Filing 28

MEMORANDUM OPINION re 27 Order. Signed by Judge Christopher R. Cooper on 3/12/2018. (lccrc3)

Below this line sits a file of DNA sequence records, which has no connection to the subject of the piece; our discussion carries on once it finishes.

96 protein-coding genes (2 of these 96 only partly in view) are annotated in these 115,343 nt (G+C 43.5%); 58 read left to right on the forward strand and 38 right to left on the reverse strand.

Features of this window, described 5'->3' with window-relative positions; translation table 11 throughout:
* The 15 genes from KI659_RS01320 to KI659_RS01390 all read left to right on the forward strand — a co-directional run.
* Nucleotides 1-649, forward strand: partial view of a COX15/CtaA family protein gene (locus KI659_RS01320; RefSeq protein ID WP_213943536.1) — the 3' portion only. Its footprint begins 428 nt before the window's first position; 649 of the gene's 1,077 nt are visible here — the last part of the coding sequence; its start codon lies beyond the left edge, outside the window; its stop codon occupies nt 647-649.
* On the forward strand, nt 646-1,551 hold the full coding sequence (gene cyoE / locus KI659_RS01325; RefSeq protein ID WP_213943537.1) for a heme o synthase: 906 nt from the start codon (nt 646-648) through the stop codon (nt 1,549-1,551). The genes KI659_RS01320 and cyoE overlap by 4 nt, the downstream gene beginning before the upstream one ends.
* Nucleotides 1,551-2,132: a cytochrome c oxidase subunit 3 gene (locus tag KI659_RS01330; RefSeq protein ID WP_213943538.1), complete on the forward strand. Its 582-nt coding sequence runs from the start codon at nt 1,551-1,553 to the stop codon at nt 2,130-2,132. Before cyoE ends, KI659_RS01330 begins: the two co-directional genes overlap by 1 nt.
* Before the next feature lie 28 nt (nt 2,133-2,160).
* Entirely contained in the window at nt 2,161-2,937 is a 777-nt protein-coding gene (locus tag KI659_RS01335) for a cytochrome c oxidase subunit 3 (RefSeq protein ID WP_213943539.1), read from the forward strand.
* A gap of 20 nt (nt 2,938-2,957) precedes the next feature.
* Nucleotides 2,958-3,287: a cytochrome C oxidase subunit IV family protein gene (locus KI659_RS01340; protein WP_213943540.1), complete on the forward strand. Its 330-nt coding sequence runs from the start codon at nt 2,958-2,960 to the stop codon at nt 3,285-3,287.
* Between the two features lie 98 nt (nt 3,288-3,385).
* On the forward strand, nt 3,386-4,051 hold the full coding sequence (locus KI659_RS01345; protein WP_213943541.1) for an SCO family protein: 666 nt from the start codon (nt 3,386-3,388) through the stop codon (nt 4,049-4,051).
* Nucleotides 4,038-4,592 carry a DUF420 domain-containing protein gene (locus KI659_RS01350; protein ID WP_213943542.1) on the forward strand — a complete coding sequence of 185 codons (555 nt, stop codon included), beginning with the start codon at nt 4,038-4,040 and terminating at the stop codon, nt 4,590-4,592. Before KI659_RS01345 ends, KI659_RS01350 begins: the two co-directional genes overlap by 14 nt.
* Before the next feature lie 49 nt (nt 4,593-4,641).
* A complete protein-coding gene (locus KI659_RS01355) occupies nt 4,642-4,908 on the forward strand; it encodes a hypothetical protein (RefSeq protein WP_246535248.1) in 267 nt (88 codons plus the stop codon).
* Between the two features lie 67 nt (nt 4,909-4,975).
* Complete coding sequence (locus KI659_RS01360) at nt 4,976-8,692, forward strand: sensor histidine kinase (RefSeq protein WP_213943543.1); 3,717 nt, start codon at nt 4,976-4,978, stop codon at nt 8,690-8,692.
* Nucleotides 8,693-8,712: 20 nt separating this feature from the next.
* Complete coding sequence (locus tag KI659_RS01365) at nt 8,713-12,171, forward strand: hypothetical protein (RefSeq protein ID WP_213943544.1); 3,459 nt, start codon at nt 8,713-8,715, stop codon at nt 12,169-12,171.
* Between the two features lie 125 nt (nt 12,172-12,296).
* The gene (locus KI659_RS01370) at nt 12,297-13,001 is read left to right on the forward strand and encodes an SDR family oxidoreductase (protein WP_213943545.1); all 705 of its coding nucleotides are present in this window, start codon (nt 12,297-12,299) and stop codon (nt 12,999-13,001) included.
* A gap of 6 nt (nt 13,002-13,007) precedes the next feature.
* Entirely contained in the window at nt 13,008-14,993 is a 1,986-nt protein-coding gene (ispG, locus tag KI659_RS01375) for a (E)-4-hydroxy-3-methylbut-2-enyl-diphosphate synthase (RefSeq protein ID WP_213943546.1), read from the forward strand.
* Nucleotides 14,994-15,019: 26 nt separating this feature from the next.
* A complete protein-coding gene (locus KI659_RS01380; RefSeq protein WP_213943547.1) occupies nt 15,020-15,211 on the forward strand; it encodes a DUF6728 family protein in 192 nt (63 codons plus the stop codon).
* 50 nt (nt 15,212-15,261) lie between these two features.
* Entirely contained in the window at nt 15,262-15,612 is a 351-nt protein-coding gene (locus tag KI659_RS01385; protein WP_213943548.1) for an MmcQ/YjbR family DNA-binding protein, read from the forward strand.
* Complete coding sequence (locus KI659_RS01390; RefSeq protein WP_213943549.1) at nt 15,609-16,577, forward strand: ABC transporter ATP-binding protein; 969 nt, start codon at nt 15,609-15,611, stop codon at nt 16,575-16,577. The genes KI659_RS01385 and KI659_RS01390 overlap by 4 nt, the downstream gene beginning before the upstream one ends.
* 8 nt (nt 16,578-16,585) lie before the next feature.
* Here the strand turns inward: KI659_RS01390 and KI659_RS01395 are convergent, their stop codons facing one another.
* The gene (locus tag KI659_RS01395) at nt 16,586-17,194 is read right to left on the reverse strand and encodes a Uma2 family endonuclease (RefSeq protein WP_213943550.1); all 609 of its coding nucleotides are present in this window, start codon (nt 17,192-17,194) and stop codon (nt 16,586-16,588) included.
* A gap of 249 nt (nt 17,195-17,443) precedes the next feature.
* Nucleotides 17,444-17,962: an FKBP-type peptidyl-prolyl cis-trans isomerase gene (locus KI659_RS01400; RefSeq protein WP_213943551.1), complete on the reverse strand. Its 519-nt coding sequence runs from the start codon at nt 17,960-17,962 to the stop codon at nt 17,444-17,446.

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UNITED STATES DISTRICT COURT FOR THE DISTRICT OF COLUMBIA TIMOTHY DUGDALE, Plaintiff, v. Case No. 1:17-cv-00418 (CRC) CUSTOMS AND BORDER PROTECTION, et al., Defendants. MEMORANDUM OPINION Plaintiff Timothy Dugdale filed this pro se petition for habeas corpus on March 8, 2017. The petition relates to an earlier habeas petition filed by Mr. Dugdale in this Court, in which he challenged among other things an expedited removal order entered against him by U.S. Customs and Border Protection (“CBP”). See Dugdale v. CBP, 88 F. Supp. 3d 1 (D.D.C. 2015). The Court in 2015 partially granted CBP’s motion to dismiss that petition. See id. Before the action could proceed any further, however, CBP informed the Court that it had vacated Mr. Dugdale’s removal order and contended that the case was therefore moot. The Court agreed and dismissed the action in its entirety. See Dugdale v. CBP, 2015 WL 2124937 (D.D.C. May 6, 2015). The D.C. Circuit affirmed that dismissal. Dugdale v. Lynch, 672 F. App’x 35 (D.C. Cir. Oct. 25, 2016). In the habeas petition currently before the Court, Mr. Dugdale alleges that the vacated removal order continues to adversely affect him, and thus seeks to have the order “expunged” from his record. He also requests a declaratory judgment stating that he is a U.S. citizen.1 This Dugdale has filed his motion for declaratory judgment “independent of [his] habeas petition” but without paying the filing fee applicable to non-habeas civil actions. Mot. Declaratory Judgment at 2. The Court will consider this motion in the interest of judicial 1 Court previously held that, whatever the merits of Dugdale’s claims, his action was not a proper habeas petition and ordered him to pay the filing fee for civil actions in order for the case to proceed. See Minute Order, May 16, 2017. But after Mr. Dugdale moved for reconsideration, the Court allowed the case to proceed as a habeas petition “so as to give petitioner an opportunity to establish that the Court has jurisdiction over his claim, pursuant to 8 U.S.C. § 1252(e)(2) or otherwise, that he is entitled to ‘expungement’ of the vacated order of expedited removal and associated monetary relief.” Minute Order, June 9, 2017. The Government subsequently moved to dismiss Dugdale’s petition, and Dugdale responded.2 After considering both parties’ arguments, the Court will dismiss the case in its entirety. To the extent Mr. Dugdale seeks to bring this latest petition under the general federal habeas statute, 28 U.S.C. § 2241, both this Court and the Sixth Circuit have already made clear to Mr. Dugdale that a district court lacks jurisdiction over such a petition if the petitioner is not “in custody” when he files it. Minute Order, May 16, 2017; Dugdale v. CBP, No. 13–1976 (6th Cir. Apr. 7, 2014). Despite offering some creative arguments to the contrary, Dugdale still is not in custody, and thus cannot bring a habeas petition under § 2241. Dugdale’s other claims are presumably brought under the REAL ID Act of 2005, 8 U.S.C. § 1252(e)(2), which allows for habeas petitions to challenge expedited removal orders on economy because it raises largely the same arguments as the habeas petition. The Court will not, however, consider any future non-habeas civil filings from Mr. Dugdale without the proper filing fee. 2 Dugdale has made six separate filings in response to the Government: an opposition to the motion to dismiss (ECF No. 17), a supplemental response (ECF No. 19), a notice of supplemental authority (ECF No. 20), a surreply (ECF No. 22), a motion to amend/correct his petition (ECF No. 23), and a motion to withdraw his motion to amend/correct his petition (ECF No. 25). The Court has reviewed and considered all these filings and has construed Dudgdale's arguments liberally in consideration of his pro se status. 2 a limited set of grounds. These claims are barred by res judicata (for claims arising out of the same transaction or occurrence that have already been decided on the merits) or by collateral estoppel (for issues essential to a previous judgment that have already been litigated and decided). The purpose of both res judicata and collateral estoppel is to “preclude parties from contesting matters that they have had a full and fair opportunity to litigate.” Montana v. United States, 440 U.S. 147, 153–54 (1979). All of the claims and issues Dugdale raises in his petition and motion for declaratory judgment have been fully and fairly litigated in prior cases. First, Dugdale again argues that he is entitled to U.S. citizenship. This Court and the D.C. Circuit have already held that he is not. 3 88 F. Supp. 3d at 5; 672 F. App’x at 36. Next, he claims that his expedited removal order should be expunged. The D.C. Circuit has already rejected this argument, which Dugdale argued in his appeals briefs. Reply Brief of Appellant at 9, 672 F. App’x at 36. Third, Dugdale repeats arguments about the potential impact of the now-vacated removal order, which the D.C. Circuit has already found moot.4 Id. And finally, Dugdale 3 Dugdale argues that changes in case law now alter the merits of his citizenship claim. However, none of the cases Dugdale cites has any bearing on his claim, which turns on whether U.S. law distinguished between adopted and biological children at the time of his birth. See, e.g., Sessions v. Morales-Santana, 137 S. Ct. 1678 (2017) (gender-based distinction of §§ 1401 and 1409 of Immigration and Nationality Act violates equal protection); Maslenjak v. United States, 137 S. Ct. 1918 (2017) (in order to secure a criminal conviction under § 1425(a), Government must establish that defendant’s illegal act played a role in someone’s acquisition of citizenship); Obergefell v. Hodges, 135 S. Ct. 2584 (2015) (same-sex marriage is right protected by Due Process and Equal Protection clauses of the Fourteenth Amendment); Pavan v. Smith, 137 S. Ct. 2075 (2017) (Arkansas law treating same-sex couples differently from opposite sex couples was unconstitutional). 4 In addition to being barred by collateral estoppel, the Court does not have jurisdiction to review either this claim or Dugdale’s expungement claim in a habeas petition under § 1252(e)(2)(A)–(C), which limits judicial review to three specific questions: (1) whether the petitioner is an alien; (2) whether the petitioner was ordered removed; and (3) whether the petitioner can prove that he is an alien lawfully admitted for permanent residence. See 8 U.S.C. § 1252(e)(2)(A)–(C). 3 challenges the constitutionally of expedited removals, an argument this Court already found it lacks jurisdiction to consider because it was not brought within the 60 day time period as required by § 1252(e)(3)(B).5 88 F. Supp. 3d at 8. Finally, Dugdale seeks attorneys’ fees through the Equal Access to Justice Act (EAJA). However, because attorneys’ fees are not available under the EAJA for pro se plaintiffs, the Court will deny Dugdale’s request. See Kooritzky v. Herman, 178 F.3d 1315, 1321 (D.C. Cir. 1999). For the foregoing reasons, the Court will deny Plaintiff’s Petition for Writ of Habeas Corpus and Motion for Declaratory Judgment, and grant Defendants’ Motion to Dismiss. A separate Order accompanies this Memorandum Opinion. Date: March 12, 2018 ________________________ CHRISTOPHER R. COOPER United States District Judge Dugdale’s argument that the 60-day clock should reset “any time the executive or the legislative branch tinker with or modify the expedited removal system” is unavailing because Dugdale only has standing to challenge the constitutionality of a “section, regulation, directive, guideline, or procedure” that has harmed him specifically. See U.S. Const. art. III; Lujan v. Defs. of Wildlife, 504 U.S. 555, 563 (1992). 5 4